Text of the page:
In 2018, JAD carried out three attacks on churches in Surabaya that killed at least 13 people and injured dozens of others. The Islamic State took credit for that attack.

In 2017, the group was responsible for two suicide bombings in East Jakarta that killed three police officers. 

“There were two people riding on a motorbike when the explosion happened at the main gate of the church. The perpetrators were trying to enter the compound,” National Police spokesman Argo Yuwono was quoted as saying by Agence-France Presse.

"The bike was destroyed and there are body parts,” he added.

A priest at the church, Father Wilhelmus Tulak, told Indonesian media that a security guard dealt with one suspected bomber who came on a motorbike and tried to get into the church. The incident happened after the second mass was completed.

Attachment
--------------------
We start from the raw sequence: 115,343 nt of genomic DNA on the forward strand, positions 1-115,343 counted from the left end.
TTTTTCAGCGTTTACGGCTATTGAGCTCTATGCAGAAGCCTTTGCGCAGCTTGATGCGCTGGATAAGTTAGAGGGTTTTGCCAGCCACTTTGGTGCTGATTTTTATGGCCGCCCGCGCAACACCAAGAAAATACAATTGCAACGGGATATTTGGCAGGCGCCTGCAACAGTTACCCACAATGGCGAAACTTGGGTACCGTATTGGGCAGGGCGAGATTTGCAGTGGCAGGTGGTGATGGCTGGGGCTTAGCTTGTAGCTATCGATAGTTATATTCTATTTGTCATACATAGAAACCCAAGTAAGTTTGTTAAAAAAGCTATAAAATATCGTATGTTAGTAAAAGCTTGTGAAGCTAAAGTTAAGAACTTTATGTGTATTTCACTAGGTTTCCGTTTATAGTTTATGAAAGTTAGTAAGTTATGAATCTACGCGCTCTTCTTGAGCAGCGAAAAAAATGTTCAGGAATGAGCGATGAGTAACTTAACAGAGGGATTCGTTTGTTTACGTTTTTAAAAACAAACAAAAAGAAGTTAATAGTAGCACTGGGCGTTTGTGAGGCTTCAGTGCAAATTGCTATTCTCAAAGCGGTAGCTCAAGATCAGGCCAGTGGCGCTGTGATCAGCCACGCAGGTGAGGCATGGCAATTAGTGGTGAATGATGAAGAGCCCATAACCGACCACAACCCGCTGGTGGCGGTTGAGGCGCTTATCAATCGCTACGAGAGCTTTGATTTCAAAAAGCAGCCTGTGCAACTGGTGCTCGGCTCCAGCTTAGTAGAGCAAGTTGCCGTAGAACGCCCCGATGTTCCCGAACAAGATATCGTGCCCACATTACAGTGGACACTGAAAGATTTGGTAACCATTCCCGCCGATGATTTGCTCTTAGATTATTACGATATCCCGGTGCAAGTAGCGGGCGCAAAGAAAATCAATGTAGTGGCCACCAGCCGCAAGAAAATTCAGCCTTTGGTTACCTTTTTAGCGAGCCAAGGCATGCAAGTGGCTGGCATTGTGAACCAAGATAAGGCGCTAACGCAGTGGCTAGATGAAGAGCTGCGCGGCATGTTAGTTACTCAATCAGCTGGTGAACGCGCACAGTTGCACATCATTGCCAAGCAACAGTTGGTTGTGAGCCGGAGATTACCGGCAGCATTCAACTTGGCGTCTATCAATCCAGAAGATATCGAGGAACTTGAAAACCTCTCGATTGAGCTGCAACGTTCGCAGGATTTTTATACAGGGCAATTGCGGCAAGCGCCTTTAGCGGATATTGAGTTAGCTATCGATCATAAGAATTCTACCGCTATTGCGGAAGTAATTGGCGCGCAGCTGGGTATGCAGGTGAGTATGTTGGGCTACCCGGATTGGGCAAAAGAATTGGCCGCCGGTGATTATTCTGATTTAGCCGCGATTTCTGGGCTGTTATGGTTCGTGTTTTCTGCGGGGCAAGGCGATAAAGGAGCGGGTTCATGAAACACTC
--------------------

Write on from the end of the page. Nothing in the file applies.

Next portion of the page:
Many churchgoers were injured after the explosion shattered glasses inside the church, he said.

“The third round was scheduled for 11:00 a.m. and we heard the explosion before [the mass] began,” Wilhelmus told Beritasatu TV.

Footage from a nearby security camera shows fire and smoke after a powerful blast occurred on the road outside the church, The Jakarta Globe reported, adding that the traffic in front of the church was thin.

Religious Affairs Minister Yaqut Cholil Qoumas condemned the attack. 

“Whatever the motive is, this attack cannot be justified by any religion because it only does harm to other people,” he was quoted as saying by the newspaper. “The police need to increase security profile around worship places to make sure people can observe their faith peacefully. This kind of violence can potentially rip apart the well-established harmony among our societies.”

There was no immediate claim of responsibility.

According to BBC, the explosion happened at the church’s side entrance. Makassar Mayor Danny Pomanto said there could have been more casualties had the explosion occurred at the church’s main entrance. 

A pastor from Bandung told International Christian Concern that police alerted churches in Indonesia to stay vigilant after the bombing. According to the nonprofit advocacy group, police conducted patrols and bolstered security at churches nationwide.